“The new law is only a partial legalization because it’s far away from complete legalization,” Grubwinkler added….For example, he noted, there will be no points of sale.


The law – approved in the Bundestag by a 407-226 vote – generally decriminalizes cannabis, allows for home growing and lays the legal groundwork for so-called “cultivation social clubs” – nonprofit organizations where members can acquire marijuana for recreational use.

The law is expected to go into effect April 1, but it still needs to be read in the Bundesrat, the upper house of Parliament.

The Bundesrat will examine the bill, but its “consent” – which is different from approval – is not required.

If the upper house convenes the Mediation Committee, however, meeting the April deadline is less likely.

Niklas Kouparanis, co-founder and CEO of Bloomwell Group, a German cannabis company, told MJBizDaily the country is ushering in a new era of progressive drug policy.

But the new law is expected to have a limited economic impact – at least in the adult-use market.

“Some suppliers will be able to sell the clubs equipment and material, provide services or rent property and facilities for the clubs,” Kouparanis said.

“But aside from these sorts of ancillary activities, new business opportunities from the cannabis clubs will be very limited.”


Read full report



ICBC write

According to the recently passed bill, adults in Germany will be able to cultivate up to three plants in private for personal use. Personal cultivation is expected to create considerable opportunities for companies that specialize in cultivation-related products and services such as seeds, grow lights, plant nutrients, harvesting equipment, odor control, and drying equipment.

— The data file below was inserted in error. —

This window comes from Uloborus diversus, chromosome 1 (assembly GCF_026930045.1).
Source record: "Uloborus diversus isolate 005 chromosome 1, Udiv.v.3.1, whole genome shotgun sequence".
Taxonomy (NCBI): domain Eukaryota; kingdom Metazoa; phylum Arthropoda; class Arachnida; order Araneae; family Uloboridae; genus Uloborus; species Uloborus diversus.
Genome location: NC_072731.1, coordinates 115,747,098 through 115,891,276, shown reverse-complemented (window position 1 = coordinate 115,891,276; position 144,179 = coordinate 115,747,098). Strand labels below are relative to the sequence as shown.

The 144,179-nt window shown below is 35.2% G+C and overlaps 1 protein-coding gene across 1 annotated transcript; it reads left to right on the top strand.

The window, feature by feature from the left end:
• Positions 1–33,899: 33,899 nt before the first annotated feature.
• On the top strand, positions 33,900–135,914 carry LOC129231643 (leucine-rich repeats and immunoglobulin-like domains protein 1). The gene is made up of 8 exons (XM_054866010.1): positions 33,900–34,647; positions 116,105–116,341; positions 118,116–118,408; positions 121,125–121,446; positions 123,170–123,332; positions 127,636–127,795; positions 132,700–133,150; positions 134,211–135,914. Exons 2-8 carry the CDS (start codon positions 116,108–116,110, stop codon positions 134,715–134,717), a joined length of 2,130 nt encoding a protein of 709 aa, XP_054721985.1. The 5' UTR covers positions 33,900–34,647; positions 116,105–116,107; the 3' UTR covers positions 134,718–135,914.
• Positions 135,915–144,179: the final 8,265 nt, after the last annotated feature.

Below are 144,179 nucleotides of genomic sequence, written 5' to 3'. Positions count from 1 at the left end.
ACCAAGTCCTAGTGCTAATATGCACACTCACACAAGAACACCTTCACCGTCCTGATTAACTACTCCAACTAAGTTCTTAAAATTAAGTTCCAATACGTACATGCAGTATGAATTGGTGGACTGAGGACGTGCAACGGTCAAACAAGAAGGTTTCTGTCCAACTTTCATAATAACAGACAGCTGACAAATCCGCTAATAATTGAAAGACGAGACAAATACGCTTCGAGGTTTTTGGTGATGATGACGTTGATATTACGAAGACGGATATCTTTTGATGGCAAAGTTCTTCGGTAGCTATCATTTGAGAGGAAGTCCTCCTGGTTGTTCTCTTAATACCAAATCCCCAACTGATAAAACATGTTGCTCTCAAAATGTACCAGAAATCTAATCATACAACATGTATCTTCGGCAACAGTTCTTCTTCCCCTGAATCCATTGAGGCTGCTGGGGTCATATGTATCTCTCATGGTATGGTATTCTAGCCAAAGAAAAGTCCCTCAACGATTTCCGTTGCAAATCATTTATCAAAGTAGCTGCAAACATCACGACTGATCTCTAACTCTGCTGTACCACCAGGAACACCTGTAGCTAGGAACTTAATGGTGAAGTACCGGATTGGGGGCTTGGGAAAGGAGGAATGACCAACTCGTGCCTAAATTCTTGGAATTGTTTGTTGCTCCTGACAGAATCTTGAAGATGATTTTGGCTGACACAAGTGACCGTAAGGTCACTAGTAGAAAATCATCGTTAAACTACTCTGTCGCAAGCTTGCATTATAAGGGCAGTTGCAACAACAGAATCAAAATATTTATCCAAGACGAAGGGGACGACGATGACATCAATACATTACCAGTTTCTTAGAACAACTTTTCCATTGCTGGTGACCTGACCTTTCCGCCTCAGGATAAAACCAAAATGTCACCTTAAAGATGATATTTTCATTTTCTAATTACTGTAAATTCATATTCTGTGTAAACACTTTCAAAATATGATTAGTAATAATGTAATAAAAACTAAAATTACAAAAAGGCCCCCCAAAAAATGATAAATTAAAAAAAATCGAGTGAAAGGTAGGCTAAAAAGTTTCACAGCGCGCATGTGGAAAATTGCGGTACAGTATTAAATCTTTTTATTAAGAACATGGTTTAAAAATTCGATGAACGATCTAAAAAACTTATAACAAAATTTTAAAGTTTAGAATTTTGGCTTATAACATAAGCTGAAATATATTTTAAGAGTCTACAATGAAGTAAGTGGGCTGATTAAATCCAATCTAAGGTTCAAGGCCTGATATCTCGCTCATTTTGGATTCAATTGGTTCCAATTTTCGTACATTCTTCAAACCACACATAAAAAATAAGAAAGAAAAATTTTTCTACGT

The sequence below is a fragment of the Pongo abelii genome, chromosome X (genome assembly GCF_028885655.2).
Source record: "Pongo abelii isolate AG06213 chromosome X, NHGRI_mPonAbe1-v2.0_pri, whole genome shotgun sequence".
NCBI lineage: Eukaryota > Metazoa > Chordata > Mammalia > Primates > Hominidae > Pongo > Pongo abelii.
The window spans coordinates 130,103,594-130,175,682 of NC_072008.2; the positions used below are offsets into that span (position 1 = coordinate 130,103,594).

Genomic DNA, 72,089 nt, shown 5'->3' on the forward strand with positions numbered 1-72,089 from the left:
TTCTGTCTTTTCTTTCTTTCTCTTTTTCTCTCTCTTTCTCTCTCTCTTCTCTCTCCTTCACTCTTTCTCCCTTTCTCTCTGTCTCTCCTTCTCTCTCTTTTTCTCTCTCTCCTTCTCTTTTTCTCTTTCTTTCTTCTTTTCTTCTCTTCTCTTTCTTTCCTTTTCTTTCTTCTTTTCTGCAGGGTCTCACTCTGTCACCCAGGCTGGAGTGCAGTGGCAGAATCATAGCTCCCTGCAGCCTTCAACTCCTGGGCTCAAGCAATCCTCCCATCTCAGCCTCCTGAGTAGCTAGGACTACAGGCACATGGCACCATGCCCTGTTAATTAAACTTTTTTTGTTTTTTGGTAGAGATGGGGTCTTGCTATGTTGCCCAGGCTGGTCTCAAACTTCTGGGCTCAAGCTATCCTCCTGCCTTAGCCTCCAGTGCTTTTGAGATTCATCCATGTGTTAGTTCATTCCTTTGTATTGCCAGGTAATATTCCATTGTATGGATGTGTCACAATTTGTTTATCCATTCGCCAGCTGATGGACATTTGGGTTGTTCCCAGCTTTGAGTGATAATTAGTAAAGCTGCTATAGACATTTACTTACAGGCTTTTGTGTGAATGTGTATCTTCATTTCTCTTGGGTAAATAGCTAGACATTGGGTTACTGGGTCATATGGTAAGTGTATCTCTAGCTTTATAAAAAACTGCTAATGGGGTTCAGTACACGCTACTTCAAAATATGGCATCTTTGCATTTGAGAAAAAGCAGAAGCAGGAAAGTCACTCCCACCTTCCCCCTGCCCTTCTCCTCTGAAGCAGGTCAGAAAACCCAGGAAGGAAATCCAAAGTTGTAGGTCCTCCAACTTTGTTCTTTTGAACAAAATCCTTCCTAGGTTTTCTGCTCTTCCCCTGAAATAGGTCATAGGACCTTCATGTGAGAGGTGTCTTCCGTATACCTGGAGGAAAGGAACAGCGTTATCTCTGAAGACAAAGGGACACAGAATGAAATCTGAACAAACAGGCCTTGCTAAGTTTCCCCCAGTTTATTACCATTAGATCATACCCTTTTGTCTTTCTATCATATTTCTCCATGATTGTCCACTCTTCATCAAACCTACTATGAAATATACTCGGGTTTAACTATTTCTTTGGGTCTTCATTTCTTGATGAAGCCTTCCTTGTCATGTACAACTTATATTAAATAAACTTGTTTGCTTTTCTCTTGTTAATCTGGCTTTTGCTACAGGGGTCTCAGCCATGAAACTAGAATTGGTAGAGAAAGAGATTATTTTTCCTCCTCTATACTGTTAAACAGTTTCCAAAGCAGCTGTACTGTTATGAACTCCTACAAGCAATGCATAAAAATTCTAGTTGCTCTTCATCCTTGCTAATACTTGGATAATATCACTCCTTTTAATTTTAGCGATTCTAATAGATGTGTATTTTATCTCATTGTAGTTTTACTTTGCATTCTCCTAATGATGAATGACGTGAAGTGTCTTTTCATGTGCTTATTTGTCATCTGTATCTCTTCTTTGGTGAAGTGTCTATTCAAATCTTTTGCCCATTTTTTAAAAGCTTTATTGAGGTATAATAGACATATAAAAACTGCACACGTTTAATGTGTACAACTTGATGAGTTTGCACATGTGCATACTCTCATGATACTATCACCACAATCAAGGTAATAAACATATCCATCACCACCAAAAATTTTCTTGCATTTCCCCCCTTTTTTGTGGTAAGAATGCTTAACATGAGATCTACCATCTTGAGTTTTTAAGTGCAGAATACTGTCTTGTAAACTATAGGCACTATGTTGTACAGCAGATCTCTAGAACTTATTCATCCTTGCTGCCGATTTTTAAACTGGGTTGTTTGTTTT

In addition to being able to cultivate cannabis, adults in Germany will be able to possess a personal amount of cannabis. The possession limit will reportedly be set at 25 grams for adults when they are away from their private residence, and 50 grams at their private residence.

In addition to the expressed legal possession limit, penalties for possessing slightly more than the legal threshold will be considered an ‘administrative violation’ rather than a criminal offense yielding jail time.

Cannabis will be removed from Germany’s Narcotics List once the new law is implemented, marking a significant shift in German cannabis policy. The de-listing of cannabis will improve safe access for medical cannabis patients by removing various hurdles in the medical cannabis supply chain and streamlining processes for pharmacies. Cannabis research will be easier to pursue, and academic institutions may begin to receive national and/or EU-provided funds for specific research projects.

Noncommercial cannabis clubs are expected to launch as early as July 1, 2024, as part of the measure. Membership-based noncommercial clubs, from which adult consumers can legally source their cannabis, will be subjected to various regulations. Consumers will also be able to purchase seeds and clones from noncommercial clubs.

One of the sticking points leading up to today’s successful vote was the implementation of noncommercial clubs, and part of the coalition’s compromise is to reportedly stagger the implementation date.

Full report

Germany Votes To Legalize Cannabis For Adults


Marijuana Moment

Germany’s Parliament Approves Marijuana Legalization Bill